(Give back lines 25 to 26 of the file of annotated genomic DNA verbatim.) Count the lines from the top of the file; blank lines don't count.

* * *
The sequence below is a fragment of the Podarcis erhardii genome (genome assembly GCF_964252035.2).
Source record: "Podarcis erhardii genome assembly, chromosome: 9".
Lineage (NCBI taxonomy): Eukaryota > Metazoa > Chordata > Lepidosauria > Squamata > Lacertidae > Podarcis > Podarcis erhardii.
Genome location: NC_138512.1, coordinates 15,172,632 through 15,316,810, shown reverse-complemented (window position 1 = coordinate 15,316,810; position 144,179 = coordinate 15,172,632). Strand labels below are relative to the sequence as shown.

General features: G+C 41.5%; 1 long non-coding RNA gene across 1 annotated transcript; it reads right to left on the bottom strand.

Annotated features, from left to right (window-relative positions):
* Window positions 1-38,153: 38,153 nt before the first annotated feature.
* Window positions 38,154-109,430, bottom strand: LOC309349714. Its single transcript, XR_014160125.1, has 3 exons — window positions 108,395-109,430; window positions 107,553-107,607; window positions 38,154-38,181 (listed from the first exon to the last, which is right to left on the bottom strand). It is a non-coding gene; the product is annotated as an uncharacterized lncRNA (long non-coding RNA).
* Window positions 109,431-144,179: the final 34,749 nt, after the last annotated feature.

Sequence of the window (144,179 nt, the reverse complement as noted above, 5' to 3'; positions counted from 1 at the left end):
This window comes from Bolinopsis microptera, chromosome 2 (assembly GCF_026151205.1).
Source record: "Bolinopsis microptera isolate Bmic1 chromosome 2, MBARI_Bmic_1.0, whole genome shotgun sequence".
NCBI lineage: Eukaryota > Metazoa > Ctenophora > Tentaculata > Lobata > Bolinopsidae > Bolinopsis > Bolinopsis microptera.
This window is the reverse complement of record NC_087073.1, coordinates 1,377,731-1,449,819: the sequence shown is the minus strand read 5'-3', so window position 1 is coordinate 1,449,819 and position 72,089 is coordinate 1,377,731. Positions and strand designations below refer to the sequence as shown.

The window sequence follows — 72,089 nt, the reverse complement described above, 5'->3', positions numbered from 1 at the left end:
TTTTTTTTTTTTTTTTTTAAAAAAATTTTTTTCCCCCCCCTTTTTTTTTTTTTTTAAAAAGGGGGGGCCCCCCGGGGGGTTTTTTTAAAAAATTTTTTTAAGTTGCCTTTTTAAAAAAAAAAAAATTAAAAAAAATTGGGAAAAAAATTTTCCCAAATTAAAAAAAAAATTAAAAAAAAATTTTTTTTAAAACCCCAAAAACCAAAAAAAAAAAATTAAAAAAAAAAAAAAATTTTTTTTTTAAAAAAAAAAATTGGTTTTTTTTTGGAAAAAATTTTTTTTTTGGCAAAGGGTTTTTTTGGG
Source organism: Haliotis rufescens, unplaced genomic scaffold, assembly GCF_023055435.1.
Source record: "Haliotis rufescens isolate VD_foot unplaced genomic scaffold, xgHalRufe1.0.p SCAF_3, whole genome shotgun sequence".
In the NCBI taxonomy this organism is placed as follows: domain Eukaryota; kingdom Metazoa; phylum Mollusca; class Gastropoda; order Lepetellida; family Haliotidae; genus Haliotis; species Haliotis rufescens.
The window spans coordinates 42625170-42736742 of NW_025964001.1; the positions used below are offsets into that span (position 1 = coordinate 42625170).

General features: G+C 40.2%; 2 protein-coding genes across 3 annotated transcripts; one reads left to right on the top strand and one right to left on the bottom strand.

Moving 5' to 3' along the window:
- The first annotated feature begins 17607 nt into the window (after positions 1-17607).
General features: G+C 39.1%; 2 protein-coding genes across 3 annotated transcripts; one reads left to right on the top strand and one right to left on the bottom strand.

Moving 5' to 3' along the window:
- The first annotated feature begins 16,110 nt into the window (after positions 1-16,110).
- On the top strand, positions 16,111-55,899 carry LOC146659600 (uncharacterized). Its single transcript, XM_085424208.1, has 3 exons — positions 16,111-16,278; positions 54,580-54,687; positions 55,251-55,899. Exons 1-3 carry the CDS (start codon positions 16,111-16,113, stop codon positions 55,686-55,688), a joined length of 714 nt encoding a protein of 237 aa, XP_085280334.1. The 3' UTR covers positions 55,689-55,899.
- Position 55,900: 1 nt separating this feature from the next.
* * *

Moving 5' to 3' along the window:
- The first annotated feature begins 16,110 nt into the window (after positions 1-16,110).